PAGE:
The Sciences

A Prehistoric Giant Salamander With Fangs May Redraw an Evolutionary Picture

An amphibian hailing from a lineage thought to be extinct 40 million years prior to its existence is making researchers reconsider the history and role of stem tetrapods.

By Paul SmaglikJul 3, 2024 12:30 PM
Artist’s Rendering of Gaiasia Jennyae
Artist’s Rendering of Gaiasia Jennyae (Credit: Gabriel Lio.)

Newsletter

Sign up for our email newsletter for the latest science news
 

Picture an amphibian over 6 feet long, with a suction-cup mouth containing 4-inch fangs in a 2-foot-long skull that holds a ring of smaller, but equally sharp teeth.

Such a creature dominated the waters 40 million years before dinosaurs usurped it as a top predator and comes from a lineage once thought to be extinct millions of years before its aquatic reign. This creature, Gaiasia jennyae — which could aptly be named “salamander from hell” — is described in a new report in Nature.

Gaiasia jennyae was considerably larger than a person, and it probably hung out near the bottom of swamps and lakes,” Jason Pardo, a postdoc at the Field Museum in Chicago and co-lead author study, said in a statement. “It's got a big, flat, toilet seat-shaped head, which allows it to open its mouth and suck in prey. It has these huge fangs, the whole front of the mouth is just giant teeth.”

Ambush Amphibian

G. jennyae's physical characteristics rendered it a fearsome and effective aquatic predator.

Gaiasia has a flat head that's good for suction and large fangs that are good for grabbing and killing prey, but that wide flat head wouldn't have been very hydrodynamic,” says Pardo.

These features and other physiological characteristics meant that the ancient giant salamander likely hid, then ambushed its prey, because it probably lacked the speed of other predators.

“Fast ambush predators like pike or gar tend to have long, narrow faces which can move more quickly through the water; that's not what we see in Gaiasia,” says Pardo.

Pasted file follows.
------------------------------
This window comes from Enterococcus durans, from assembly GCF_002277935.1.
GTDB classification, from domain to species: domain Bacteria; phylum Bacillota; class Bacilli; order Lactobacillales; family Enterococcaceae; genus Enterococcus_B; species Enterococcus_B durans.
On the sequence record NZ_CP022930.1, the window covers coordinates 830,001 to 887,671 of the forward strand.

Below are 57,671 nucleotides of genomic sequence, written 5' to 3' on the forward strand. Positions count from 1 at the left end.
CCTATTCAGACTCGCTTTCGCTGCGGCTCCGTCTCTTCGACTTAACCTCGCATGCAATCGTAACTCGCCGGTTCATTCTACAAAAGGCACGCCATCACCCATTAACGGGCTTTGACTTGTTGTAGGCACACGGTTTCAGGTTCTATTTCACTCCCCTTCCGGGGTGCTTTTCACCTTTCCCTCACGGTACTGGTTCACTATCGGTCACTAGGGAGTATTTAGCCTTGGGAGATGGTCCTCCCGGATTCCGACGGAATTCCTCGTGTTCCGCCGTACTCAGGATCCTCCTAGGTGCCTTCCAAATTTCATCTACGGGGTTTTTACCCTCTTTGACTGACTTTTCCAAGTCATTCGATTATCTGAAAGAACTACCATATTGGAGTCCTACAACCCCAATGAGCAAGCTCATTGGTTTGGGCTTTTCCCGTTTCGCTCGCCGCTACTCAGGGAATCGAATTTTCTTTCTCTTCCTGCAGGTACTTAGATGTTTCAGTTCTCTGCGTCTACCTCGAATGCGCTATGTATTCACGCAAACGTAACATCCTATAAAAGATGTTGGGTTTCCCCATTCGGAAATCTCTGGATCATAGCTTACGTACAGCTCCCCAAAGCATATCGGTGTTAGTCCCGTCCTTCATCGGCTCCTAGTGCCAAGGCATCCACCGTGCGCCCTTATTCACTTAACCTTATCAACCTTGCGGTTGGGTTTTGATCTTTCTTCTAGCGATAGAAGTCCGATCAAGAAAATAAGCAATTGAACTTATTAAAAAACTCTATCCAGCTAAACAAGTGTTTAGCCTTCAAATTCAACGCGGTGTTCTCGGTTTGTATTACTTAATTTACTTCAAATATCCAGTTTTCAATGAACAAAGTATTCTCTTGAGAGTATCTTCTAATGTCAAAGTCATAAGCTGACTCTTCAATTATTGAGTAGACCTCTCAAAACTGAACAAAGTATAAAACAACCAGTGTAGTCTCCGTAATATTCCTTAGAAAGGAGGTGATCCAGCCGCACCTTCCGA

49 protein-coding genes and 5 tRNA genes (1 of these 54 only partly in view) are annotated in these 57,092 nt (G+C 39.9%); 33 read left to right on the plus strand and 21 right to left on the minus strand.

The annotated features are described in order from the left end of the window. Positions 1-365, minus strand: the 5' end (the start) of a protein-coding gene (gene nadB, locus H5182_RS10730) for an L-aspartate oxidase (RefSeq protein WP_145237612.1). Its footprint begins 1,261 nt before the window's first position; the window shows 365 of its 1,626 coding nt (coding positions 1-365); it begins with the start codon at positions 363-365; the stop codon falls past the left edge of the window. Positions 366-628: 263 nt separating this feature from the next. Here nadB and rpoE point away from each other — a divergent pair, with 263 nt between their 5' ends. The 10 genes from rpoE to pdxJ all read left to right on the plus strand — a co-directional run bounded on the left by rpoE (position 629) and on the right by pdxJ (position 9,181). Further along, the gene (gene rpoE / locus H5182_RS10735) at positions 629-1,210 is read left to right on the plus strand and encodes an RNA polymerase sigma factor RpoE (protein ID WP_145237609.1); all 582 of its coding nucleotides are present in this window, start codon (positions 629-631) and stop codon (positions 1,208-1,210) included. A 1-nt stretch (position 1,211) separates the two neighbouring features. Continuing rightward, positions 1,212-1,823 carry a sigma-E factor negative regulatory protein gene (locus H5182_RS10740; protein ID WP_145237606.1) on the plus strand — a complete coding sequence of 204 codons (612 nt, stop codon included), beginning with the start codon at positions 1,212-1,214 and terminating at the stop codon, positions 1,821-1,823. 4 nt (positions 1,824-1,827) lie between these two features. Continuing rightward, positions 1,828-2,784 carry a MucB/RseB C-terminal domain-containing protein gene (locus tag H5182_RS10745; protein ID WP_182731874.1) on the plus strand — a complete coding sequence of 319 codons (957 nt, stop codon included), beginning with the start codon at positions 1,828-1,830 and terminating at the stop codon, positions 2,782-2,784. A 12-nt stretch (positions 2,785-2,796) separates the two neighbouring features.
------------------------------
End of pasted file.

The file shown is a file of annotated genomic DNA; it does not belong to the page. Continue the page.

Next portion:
Read More: These Ancient Amphibians Were as Massive as Hippos


Ancient Giant Salamander Evolution

The G. jennyae finding is not just notable because of its ferocity, but because it appears to be a holdover from a group called stem tetrapods — early four-legged vertebrates that branched out into other lineages that would eventually lead to mammals, reptiles, and amphibians. The G. jennyae fossils clearly connect to this group.

Gaiasia still has a lot of bones and other structures that are lost by the time we see the lineages leading to modern amphibians, reptiles, and mammals,” says Pardo. “This is important because we have thought for a long time that animals like Gaiasia had gone extinct tens of millions of years earlier, either from climate change or from competition with more advanced tetrapod groups. Gaiasia is making us reconsider these ideas.”

Why Gaiasia persisted when other stem terapods faded into evolutionary oblivion remains a mystery that is open to speculation. The location of the fossil Namibia, just north of South Africa, could offer some clues.

That location was even further south 300 million years ago — almost then with the present northernmost point of Antarctica. Even though swamp land near the equator was rapidly drying up during the Permian Period, swamps and lakes possibly remained in patches alongside ice and glaciers closer to the poles.

“Maybe stem tetrapods like Gaiasia were better at handling cold temperatures than more advanced tetrapods,” says Pardo. “Or maybe animals like Gaiasia were actually successful across a lot of the planet but weren't adapted to the heat at the equator, and it just happens that our understanding of this time interval is biased towards a very small equatorial region. Or maybe something else entirely. It's hard to know without more fossils.”


Read more: How Giant Salamanders Stretch to Such Enormous Sizes


Article Sources

Our writers at Discovermagazine.com use peer-reviewed studies and high-quality sources for our articles, and our editors review them for accuracy and trustworthiness. Review the sources used below for this article:


Before joining Discover Magazine, Paul Smaglik spent over 20 years as a science journalist, specializing in U.S. life science policy and global scientific career issues. He began his career in newspapers, but switched to scientific magazines. His work has appeared in publications including Science News, Science, Nature, and Scientific American.

1 free article left
Want More? Get unlimited access for as low as $1.99/month

Already a subscriber?

Register or Log In

1 free articleSubscribe
Discover Magazine Logo
Want more?

Keep reading for as low as $1.99!

Subscribe

Already a subscriber?

Register or Log In

More From Discover
Recommendations From Our Store
Shop Now
Stay Curious
Join
Our List

Sign up for our weekly science updates.

 
Subscribe
To The Magazine

Save up to 70% off the cover price when you subscribe to Discover magazine.

Copyright © 2024 Kalmbach Media Co.